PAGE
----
What’s the deal with soybean stages? And why do they matter anyway?
Fungicides, herbicides and insecticides all have an optimum application window, says Stephanie Porter, a sales agronomist for Burrus Seed. To get the best bang for your pesticide buck, farmers need to accurately identify soybean crop stages.
Staging soybeans starts with understanding growth patterns.
Soybeans are day-length sensitive, Porter explains. They begin to flower around summer solstice, as nights become longer.
Why is staging soybeans so challenging? Soybean growth stages overlap, explains Adam Day, Soy Envoy and Northern Partners Cooperative agronomist. They’re identified when the majority of plants move to the next phase.
Here’s a look at how to identify reproductive growth stages in soybeans, courtesy of Porter and Day:
• R1, beginning bloom. Soybean plants have at least one open flower at any node, Porter explains. A node is the part of the stem where a leaf is attached.
• R2, full bloom. One of the two highest nodes on the main stem has an open flower. “At R2, you’ll have flowers in full bloom up and down the main stem,” Day notes.
• What’s changing? “At this stage, soybeans are taking more nutrients out of the soil and pushing them into the leaves at a rapid pace,” Day adds.
• What should you consider? Consider fungicide treatments for diseases like white mold as plants switch from R1 to R2, Porter says. Infection can take place as flowers senesce.
• R3, beginning pod. Pods begin to form on one of the four uppermost nodes and have a fully developed leaf.
• What’s changing? “The plants will keep growing more flowers and more leaves at a rapid pace,” Day says.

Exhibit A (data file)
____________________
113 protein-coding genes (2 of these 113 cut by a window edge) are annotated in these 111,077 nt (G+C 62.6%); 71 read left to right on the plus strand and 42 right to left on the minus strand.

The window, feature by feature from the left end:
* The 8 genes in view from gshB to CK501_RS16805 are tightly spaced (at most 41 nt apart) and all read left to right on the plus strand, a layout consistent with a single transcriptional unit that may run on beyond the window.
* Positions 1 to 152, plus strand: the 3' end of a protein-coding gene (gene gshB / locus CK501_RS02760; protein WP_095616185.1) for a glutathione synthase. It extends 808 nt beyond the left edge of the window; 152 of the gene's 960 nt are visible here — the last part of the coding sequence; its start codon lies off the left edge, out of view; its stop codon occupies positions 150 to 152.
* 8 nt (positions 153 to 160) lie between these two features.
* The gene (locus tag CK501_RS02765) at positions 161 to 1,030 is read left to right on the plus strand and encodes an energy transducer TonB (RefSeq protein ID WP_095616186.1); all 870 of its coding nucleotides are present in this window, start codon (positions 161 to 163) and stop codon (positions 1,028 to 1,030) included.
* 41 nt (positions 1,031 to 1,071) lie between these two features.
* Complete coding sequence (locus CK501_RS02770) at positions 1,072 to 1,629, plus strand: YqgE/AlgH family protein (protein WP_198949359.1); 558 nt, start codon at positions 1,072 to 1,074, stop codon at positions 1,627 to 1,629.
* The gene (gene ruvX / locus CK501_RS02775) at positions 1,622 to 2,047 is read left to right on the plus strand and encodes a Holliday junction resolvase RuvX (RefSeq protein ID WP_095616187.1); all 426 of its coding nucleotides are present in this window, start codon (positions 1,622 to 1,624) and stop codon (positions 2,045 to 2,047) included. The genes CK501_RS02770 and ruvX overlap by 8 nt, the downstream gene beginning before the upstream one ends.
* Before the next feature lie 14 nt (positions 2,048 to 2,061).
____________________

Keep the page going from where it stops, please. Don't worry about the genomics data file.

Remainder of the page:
• What should you consider? Agronomic decisions made at R3 could have a direct impact on your bottom line. “R3 is when retailers start talking fungicides, insecticides and plant growth regulators,” Day says. “We make lots of applications at R3 because we still have yield potential to gain.”
Your goal is to protect the middle of the soybean plant. “That’s where your yield is,” Porter explains.
Recent research supports a slight timing adjustment for fungicide applications. Preston Brown, Beck’s seed adviser, says pushing fungicide applications back to R3 provides a better return on investment.
“You want to wait until the last possible minute to add that protection, depending on what you’re spraying for and the environment,” Porter says. Pod and stem blight could creep in during pod development and pod fill, she explains, while bean leaf beetles or aphids could cause damage at this stage.
Day recommends keeping any threat — insects, disease or stress — from impacting the “solar panels,” or leaves, on soybean plants.
• R4, full pod. Soybean plants have pods all the way up and down the plant, with three-quarter-inch pods at the top of the plant.
• What’s changing? “That’s when flower production slows down,” Day explains.
BEGINNING SEED: At R5, soybeans reach their maximum height, leaf surface and number of nodes, Day explains.
• R5, beginning seed. Seed is an eighth inch long in the pod at one of the four top nodes on the main stem.
• What’s changing? Soybeans reach their maximum height, leaf surface and number of nodes, Day says. “It’s done growing, and it’s moving to pod fill.”
• R6, full seed. Green seed fills a pod at one of the four uppermost nodes.
• What’s changing? The heavy lifting is done, and the plant is reaching maturity.
• R7 to R8, beginning to full maturity. One pod on the main stem turns tan to brown, and the rest of the pods follow.